Mental Health Care

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By Jackie Smith

Oregon has a morbid past concerning the history of its mental health care. The practice of Eugenics from the nineteenth and twentieth-century adopted stigmas that remain attached to those affected today. In the U.S., people of non-minority and from various ethnic backgrounds may share different cultural norms and beliefs than the majority population, but they are identified as being a part of a “whole” in regards the mental health system. In 1907 and through the peak of the 1940’s, up until 1983 in Oregon, doctors performed forced sterilized castrations in the name of Eugenics as a way to control a population from certain ethnic backgrounds, habitual behavioral problems or those born with abnormalities. For a long time people lived this way, it was socially accepted to house people in terrible conditions because of their ethnic or hereditary background. Towards the end of Jimmy Carter’s presidency in the 1970’s, he enabled people with disabilities to regained their rights (Rehabilitation Act). Mental health services were incorporated through federal funds which reintegrated people back into community half-way houses, transit shelters and treatment centers. His goal to deinstitutionalize people from hospitals and within a year, it resulted in a 90% drop from 3000 patients at the Oregon State Hospital in Salem to less than 500 in 1979 (SubCity).

As the federal tides shift gears with each presidential election, so do the benefits granted toward social services. In 1980’s, Reagan came into office and altered Carter’s Mental Health Systems Act by having individual states cover the costs of mental health care instead of the federal government. It was the “new federalism” of the mid-80’s when healthcare funding started gradually chipping away-cutting corners to save on costs or used elsewhere. Over time Oregon, social services and programs became less pertinent and often left those in the most need of services without coverage.

In 2009, the United States was given a D for an overall evaluation for mental health care. The states are graded on “health promotion, measurements of financing, family empowerment, and Community Integration and Social Inclusion” (U.S Report). Oregon received a C. Due to individual state budgets and lack of support from federal funds many states see and feel the effect in the mental healthcare system. The mental health documentary Subcity: Out of Sight and Out of Mind, brings to light a lot of the important issues that crowd our justice system and our current need for stability within our mental health system which tends to build until the aftermath can no longer be ignored. It becomes apparent that without the funding resources, our mental health system and people with disabilities will continue to suffer the consequences and taxpayers ultimately foot the bill due the long term ripple effects. This in turn created larger problems with the overcrowding of hospitals and shelters to increasing amounts of unpaid emergency room bills. These consequences tend to fall into the hands of tax payers for those seeking help or treatment when needed. More often than not, people with mental health issues are often placed in jails and prisons (SubCity).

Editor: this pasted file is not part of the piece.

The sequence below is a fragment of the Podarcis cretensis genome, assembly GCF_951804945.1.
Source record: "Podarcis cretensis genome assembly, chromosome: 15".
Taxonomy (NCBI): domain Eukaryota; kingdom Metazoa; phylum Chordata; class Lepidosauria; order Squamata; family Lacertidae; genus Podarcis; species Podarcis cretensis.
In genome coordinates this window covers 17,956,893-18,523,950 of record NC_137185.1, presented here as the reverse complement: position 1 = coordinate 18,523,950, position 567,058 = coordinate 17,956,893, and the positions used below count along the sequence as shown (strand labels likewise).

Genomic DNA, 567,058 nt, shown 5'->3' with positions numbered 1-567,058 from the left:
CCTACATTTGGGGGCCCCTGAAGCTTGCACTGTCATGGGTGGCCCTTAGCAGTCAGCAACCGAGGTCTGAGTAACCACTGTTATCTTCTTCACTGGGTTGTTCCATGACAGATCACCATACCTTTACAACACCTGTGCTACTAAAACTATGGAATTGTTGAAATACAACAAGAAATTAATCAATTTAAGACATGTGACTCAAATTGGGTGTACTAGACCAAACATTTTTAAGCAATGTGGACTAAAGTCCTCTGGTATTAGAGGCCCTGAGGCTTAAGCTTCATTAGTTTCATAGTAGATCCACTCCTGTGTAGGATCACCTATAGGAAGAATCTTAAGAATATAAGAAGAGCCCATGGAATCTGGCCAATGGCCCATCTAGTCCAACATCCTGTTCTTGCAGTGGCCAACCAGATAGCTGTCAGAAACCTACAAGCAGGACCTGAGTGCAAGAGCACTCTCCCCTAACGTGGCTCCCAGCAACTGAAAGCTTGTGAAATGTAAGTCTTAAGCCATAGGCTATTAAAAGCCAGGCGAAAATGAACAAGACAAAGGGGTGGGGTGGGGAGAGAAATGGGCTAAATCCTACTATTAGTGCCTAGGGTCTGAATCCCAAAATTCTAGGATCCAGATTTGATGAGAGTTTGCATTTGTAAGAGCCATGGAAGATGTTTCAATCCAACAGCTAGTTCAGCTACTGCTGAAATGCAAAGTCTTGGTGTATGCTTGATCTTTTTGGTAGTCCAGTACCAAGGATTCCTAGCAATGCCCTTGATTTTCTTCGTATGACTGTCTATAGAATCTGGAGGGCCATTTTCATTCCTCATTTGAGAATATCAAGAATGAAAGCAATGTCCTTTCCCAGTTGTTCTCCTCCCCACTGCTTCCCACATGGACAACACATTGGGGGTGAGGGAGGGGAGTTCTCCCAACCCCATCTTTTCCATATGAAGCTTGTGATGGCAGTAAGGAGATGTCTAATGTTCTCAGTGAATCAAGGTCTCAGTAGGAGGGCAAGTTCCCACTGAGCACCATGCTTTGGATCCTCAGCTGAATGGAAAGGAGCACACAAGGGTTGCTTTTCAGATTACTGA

There is really no place for them to bring those with mental health issues. With the continuous cuts to mental health services and taxpayer favoring building prisons, it leaves little options for those in need, especially when resources are limited or full. Each time that a person with mental illness is picked up by police and brought to the Emergency room, it is costing Oregonians $3,390 per day to treat and release them. The imprisonment of inmates (with mental illness) at a correctional facility cost $140 per day without treatment, while a Community Center or Transitional Shelter its only $12 a day. From recent voting turnouts, local tax payers would rather pay into the prison system that deals with habitual criminals rather than effectively and efficiently “deal” with mental health services. This outcome leads to many not having a place to go when the shelters are full. It is estimated that roughly 45% of the inmate population suffer from mental illness and 75% from alcohol or substance abuse. The problems continue as prison or correctional facilities do not offer treatments needed to break their cycles, their behavior continues, repeats and worsens until their needs are met (Subcity).

What was once funded by the federal government is now in the hands of voter and taxpayers of individual states. The funding for the mental health sector is sacrificed to cover more impeding issues and placed on the back burner. For a very long time, services for mental health have been a social problem. When the economy is declining, jobs become scarce and the media focuses its attention to the life that lead to the death of a homeless person that had history of mental illness-or worse…Unfortunately, it would probably take a national epidemic of similar tragic scenarios before government aid would step in. But as pieces of history repeat itself, as does the ebbing tide come back just to take it all away again.
Work Cited

1.) SubCITY: Out of sight out of mind. Firefly Studios Production. 2010. [Video] March 2011. <>.
2.) U.S. Report Card. NAMI. <>. Feb. 2011.
3.) The Rehabilitation Act of 1973. Center for Psychiatric Rehabilitation. Boston University. Updated 2009. <>.

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